New Westminster’s 145-year-old May Day celebrations could see changes by the spring of 2017, depending on the findings of a new school board task force.
At a meeting on Nov. 24, trustees unanimously agreed to create a task force to review the school district’s May Day involvement, which has traditionally included activities like teaching students folk dances and helping choose the annual May Queen and Royal Knights.
A rationale for the committee prepared by trustee Michael Ewen stated the group should focus particularly on “the educational role of May Day, its place in the school system and the real cost of May Day to the school district.”
Qayqayt Elementary parent Maureen Roantree told trustees they were “all very brave to open up that can of worms,” but questioned the composition of the committee, which will be comprised of four teachers, two parents, one support staff, admin staff and two trustees.
“(May Day) is a huge part of our community, and it has huge roots in our community,” Roantree said. “A lot of the staff obviously have opinions and need to be on the committee as well, but many of the staff don’t live in New West, and I’m thinking that the balance is perhaps a little off and perhaps it would be possible to have more than just two parents because there’s such an array of opinions and ideas about how to move forward with May Day or whether to move forward with May Day.”
But teachers are the ones who will have to implement the school board’s policy, Ewen said.
“We want to have a robust offering where they can contribute what exactly impact this really has, and what ways we can adjust the process to get the best bang for the buck,” he said.
Trustee Casey Cook agreed.
“We need to sort out what the thinking is within our own organization and get on one page there before we start making representation on a community level,” he said. “We need to sort out some internal situations first and that is why the make-up of the committee is what it is.”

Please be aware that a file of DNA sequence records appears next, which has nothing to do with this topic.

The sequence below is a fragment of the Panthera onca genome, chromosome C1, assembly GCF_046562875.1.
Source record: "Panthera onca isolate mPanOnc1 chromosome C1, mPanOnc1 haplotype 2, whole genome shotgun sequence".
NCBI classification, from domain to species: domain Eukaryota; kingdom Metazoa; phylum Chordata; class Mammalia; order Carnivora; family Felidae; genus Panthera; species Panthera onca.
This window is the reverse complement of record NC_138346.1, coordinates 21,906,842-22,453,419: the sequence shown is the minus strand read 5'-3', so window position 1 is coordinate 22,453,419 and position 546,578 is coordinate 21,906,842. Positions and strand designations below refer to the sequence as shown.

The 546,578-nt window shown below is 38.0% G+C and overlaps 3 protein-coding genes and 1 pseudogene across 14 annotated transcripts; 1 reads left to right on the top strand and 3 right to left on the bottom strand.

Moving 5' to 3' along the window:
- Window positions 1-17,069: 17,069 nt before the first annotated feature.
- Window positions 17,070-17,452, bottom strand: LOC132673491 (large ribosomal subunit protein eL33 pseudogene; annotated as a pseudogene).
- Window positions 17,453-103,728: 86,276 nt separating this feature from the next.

Only trustee Mark Gifford asked if there was any harm in allowing a couple more parents on the task force.
Superintendent Pat Duncan said the committee was designed to sort out the school district’s role in May Day, not the community’s role, and more parents on the task force could shift that focus.
“We’re not looking at the community part of May Day. They own that part of May Day,” Duncan said. “There’s a lot of confusion about who owns which part of May Day and we really will be focusing in on the school district’s part.”
Ewen added that any parent who wanted to have input could talk to the committee regardless of its composition.
The task force will report back to the board no later than the fall of 2016 so changes could be implemented in the spring of 2017
Terms of reference for the task force will go before the Education Policy & Planning Committee Dec. 8.
If they’re approved, forms to express interest in sitting on the committee will be posted on the school district’s website.